Today I continue to transcribe some land transactions from Lancaster County (formerly a part of now-defunct Craven County), South Carolina dated in the 1770s and 1780s. They involve the “lease and release” of a parcel of land originally granted to one of the subjects of my research. This fella died around 1777 and left a chunk of his land to one of his sons, but an older brother was apparently tasked with handling the land in a way I am unfamiliar with. There is no will extant for the father, so the particulars aren’t clear. This older brother leased the land to the younger brother by a “lease and release,” which is defined by Wikipedia ((http://en.wikipedia.org/wiki/Lease_and_release, citing Bouvier’s Law Dictitonary) as: “a species of conveyance … [in use] after the enactment of the statute of uses. It is thus contrived; a lease, or rather bargain and sale, upon some pecuniary consideration, for one year, is made by the tenant of the freehold to the lessee or bargainee. This, without any enrollment, makes the bargainor stand seised to the use of the bargainee, and vests in the bargainee the use of the term for one year, and then the statute immediately annexes the possession. Being thus in possession, he is capable of receiving a release of the freehold and reversion, which must be made to the tenant in possession; and, accordingly, the next day a release is granted to him.” These are the details from the deeds, which are in Lancaster County, SC Deed Book B, pages 296-299:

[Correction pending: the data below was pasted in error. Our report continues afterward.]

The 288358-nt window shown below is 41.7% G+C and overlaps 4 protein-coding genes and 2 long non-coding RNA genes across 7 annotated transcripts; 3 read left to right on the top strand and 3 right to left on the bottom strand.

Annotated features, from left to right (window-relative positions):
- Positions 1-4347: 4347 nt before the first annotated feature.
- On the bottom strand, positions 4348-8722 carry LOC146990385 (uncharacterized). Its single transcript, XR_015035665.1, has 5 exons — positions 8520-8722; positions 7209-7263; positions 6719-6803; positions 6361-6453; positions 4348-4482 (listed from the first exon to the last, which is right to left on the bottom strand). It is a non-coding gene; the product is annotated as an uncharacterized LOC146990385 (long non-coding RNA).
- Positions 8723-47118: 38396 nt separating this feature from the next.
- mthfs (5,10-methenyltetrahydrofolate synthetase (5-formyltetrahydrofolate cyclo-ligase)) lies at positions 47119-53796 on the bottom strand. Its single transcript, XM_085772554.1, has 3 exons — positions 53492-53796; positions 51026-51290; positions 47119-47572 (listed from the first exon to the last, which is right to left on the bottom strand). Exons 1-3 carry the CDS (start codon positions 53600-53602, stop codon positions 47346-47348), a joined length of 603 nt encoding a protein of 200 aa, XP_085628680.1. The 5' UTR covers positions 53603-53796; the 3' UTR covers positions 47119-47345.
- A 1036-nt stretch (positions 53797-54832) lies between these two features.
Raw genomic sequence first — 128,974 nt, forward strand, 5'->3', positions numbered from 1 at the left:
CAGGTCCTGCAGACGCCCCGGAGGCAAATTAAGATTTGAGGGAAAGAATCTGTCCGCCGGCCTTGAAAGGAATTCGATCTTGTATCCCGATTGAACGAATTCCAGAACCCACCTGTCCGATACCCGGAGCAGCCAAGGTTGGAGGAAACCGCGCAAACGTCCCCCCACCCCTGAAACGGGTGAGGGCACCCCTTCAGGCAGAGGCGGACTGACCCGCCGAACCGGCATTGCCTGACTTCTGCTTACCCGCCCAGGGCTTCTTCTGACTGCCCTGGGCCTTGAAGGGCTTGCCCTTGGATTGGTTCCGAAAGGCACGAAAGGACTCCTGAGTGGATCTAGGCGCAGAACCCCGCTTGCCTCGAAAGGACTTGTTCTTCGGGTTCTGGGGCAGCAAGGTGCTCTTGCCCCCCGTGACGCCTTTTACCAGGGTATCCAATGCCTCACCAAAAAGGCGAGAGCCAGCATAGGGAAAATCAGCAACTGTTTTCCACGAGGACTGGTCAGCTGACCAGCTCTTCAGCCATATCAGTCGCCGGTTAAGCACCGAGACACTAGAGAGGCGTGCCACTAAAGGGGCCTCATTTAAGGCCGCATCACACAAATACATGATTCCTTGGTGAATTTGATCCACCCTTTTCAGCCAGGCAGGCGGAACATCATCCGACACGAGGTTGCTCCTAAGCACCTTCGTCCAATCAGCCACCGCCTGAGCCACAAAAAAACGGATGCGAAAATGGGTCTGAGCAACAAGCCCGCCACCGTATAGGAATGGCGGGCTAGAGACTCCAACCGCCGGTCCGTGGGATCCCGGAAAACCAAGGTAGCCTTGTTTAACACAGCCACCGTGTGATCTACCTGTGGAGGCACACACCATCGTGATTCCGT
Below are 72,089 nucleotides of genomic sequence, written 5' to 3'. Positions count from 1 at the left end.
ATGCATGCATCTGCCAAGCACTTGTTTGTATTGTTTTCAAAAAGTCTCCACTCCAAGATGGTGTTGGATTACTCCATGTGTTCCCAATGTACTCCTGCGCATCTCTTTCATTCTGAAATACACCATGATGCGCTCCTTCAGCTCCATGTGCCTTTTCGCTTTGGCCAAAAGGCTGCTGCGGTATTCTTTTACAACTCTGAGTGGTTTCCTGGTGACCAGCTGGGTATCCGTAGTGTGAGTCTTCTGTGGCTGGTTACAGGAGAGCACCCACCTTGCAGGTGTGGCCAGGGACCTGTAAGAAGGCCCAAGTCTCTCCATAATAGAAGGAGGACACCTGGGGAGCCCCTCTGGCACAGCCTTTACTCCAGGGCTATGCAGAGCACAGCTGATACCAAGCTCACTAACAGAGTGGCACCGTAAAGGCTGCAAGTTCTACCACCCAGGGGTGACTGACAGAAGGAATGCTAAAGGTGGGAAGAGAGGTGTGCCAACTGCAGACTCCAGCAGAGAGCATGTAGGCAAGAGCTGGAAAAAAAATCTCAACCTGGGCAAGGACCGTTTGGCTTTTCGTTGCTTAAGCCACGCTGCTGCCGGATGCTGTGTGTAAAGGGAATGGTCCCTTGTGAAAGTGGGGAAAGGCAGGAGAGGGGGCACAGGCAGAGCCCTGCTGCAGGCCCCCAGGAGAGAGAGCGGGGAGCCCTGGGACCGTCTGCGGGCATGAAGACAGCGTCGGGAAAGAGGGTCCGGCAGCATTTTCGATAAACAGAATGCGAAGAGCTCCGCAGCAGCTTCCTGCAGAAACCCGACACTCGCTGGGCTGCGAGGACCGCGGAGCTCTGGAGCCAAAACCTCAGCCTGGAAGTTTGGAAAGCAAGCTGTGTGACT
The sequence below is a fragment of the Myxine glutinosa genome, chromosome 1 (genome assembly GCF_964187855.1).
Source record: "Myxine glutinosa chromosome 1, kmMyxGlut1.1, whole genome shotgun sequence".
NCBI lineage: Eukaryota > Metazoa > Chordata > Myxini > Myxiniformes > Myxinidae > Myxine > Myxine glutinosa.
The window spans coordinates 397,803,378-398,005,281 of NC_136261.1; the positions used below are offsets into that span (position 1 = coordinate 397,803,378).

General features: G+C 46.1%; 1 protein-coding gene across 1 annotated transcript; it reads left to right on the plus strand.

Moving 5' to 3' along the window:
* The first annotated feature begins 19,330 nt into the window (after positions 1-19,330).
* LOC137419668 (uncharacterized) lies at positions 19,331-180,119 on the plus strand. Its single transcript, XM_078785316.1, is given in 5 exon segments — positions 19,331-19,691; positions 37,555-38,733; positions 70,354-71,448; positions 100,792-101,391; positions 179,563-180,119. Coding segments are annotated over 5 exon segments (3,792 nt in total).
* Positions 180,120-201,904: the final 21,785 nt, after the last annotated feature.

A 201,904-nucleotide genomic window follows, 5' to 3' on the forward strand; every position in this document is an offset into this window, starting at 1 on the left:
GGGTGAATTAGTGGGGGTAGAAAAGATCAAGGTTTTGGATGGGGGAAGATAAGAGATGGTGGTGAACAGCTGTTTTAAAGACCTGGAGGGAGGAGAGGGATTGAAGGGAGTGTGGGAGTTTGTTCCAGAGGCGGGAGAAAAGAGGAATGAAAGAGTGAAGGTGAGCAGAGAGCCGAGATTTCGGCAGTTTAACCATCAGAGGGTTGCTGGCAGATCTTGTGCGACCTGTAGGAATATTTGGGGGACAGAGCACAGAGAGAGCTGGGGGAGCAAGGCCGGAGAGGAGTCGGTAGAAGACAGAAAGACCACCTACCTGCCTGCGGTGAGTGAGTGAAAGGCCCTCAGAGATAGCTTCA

1777 (only the year is stated): An indenture between John Wisenor of Craven (now Lancaster) County, SC and Jacob Wisenor of the same; for ten shillings, 100 acres “being part of three hundred acres … held by Jacob Wisenor lately deceased … and bequeathed to his son Jacob Wisenor…” The “force of the Statute for transferring uses into possession” is later mentioned, as is the rent of “one pepper corn” payable on the last day of the term of one year following.
23 April 1777: An indenture between “John Wisnor of Craven County … and Ruth his Wife” and Jacob Wisenor, 100 acres of a plantation granted “Unto Jacob Wisnor Decd … at his death Bequeathed unto his son Jacob Wisenor…” For 10 pounds, John and Ruth “do Grant Bargain Sell Alien remise Release and Confirm unto the said Jacob Wisenor in his actual possession now being by Virtue of a bargain and Sale to him thereof made for one whole year and by force of the Statue [sic] for transferring uses into possession and to him his heirs and assigns for ever…”
19 March 1788: An indenture between Jacob Wisenor of Lancaster County and William Denman, for 71 pounds and change, 100 acres “which is a part of the old Tract possessed by the Deceased Jacob Wisenor which he bequeathed unto his Son Jacob Wisenor…”
So I am now tasked with trying to discover the dower laws in South Carolina for this time period. Note that the lease was from John to the younger Jacob, but the actual sale 23 April 1777 was from John and his wife Ruth to the younger Jacob. When Jacob sold the land eleven years later to Denman, he did it alone. Did the dower laws change in SC during those eleven years? If Jacob was married, would his wife need to be included on the deed to Denman? Or does this mean that, when he made the sale, Jacob was unmarried?
Early on, South Carolina, like most of the southern colonies/states, operated within the English common laws, but after the Revolution the laws began to evolve. So…. What were the dower laws in 1788?
Isn’t research fun???